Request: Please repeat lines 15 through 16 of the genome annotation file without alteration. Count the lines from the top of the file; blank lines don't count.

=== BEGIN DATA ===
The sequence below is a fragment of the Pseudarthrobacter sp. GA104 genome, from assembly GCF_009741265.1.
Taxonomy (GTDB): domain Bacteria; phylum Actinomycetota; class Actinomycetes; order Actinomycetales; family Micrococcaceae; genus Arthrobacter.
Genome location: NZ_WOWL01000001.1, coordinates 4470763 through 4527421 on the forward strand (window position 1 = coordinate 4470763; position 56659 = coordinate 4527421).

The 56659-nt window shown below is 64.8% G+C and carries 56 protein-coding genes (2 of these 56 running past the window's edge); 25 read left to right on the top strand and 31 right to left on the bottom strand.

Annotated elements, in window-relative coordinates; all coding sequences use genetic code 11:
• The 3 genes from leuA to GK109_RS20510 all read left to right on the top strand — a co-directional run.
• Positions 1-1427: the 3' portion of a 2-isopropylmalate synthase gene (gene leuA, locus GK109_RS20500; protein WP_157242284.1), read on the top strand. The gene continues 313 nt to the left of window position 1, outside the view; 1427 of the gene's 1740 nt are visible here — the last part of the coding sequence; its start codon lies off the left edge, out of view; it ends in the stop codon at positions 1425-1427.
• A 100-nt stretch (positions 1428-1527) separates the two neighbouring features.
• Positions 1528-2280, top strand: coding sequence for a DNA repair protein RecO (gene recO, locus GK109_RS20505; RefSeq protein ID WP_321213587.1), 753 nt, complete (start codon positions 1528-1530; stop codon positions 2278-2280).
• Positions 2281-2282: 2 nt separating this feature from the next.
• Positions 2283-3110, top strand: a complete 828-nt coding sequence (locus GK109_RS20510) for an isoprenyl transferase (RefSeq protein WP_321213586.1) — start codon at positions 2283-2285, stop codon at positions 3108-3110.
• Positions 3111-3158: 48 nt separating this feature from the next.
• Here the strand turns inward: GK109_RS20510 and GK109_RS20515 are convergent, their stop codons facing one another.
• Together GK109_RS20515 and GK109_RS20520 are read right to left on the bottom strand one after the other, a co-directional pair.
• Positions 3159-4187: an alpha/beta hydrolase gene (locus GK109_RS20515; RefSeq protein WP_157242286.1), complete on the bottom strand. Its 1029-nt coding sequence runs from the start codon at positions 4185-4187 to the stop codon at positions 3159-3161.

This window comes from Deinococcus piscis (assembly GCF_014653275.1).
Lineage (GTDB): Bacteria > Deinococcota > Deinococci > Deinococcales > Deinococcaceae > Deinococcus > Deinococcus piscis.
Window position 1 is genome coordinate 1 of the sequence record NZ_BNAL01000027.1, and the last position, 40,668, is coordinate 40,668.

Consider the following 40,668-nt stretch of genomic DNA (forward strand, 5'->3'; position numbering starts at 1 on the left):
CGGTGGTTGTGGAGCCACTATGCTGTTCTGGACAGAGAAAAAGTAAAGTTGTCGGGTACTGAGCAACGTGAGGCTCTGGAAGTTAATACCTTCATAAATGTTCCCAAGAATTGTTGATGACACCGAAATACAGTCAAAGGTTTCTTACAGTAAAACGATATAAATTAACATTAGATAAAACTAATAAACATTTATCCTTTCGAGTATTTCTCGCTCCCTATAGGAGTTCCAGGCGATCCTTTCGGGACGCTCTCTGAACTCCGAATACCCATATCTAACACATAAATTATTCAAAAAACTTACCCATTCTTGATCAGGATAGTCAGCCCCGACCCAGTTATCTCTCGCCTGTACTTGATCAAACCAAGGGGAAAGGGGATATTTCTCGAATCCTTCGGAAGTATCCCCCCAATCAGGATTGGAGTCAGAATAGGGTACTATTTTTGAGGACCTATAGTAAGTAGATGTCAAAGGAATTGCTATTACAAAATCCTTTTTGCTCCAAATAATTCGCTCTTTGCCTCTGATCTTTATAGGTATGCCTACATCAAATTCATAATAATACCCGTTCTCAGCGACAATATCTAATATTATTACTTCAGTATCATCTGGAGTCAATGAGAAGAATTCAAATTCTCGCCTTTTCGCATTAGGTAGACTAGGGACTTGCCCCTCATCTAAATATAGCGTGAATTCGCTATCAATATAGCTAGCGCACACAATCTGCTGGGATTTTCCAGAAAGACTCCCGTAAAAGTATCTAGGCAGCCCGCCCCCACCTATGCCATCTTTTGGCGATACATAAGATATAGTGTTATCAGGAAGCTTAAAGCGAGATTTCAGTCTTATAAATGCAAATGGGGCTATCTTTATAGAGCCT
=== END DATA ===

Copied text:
• Positions 3159-4187: an alpha/beta hydrolase gene (locus GK109_RS20515; RefSeq protein WP_157242286.1), complete on the bottom strand. Its 1029-nt coding sequence runs from the start codon at positions 4185-4187 to the stop codon at positions 3159-3161.

This window comes from Deinococcus piscis (assembly GCF_014653275.1).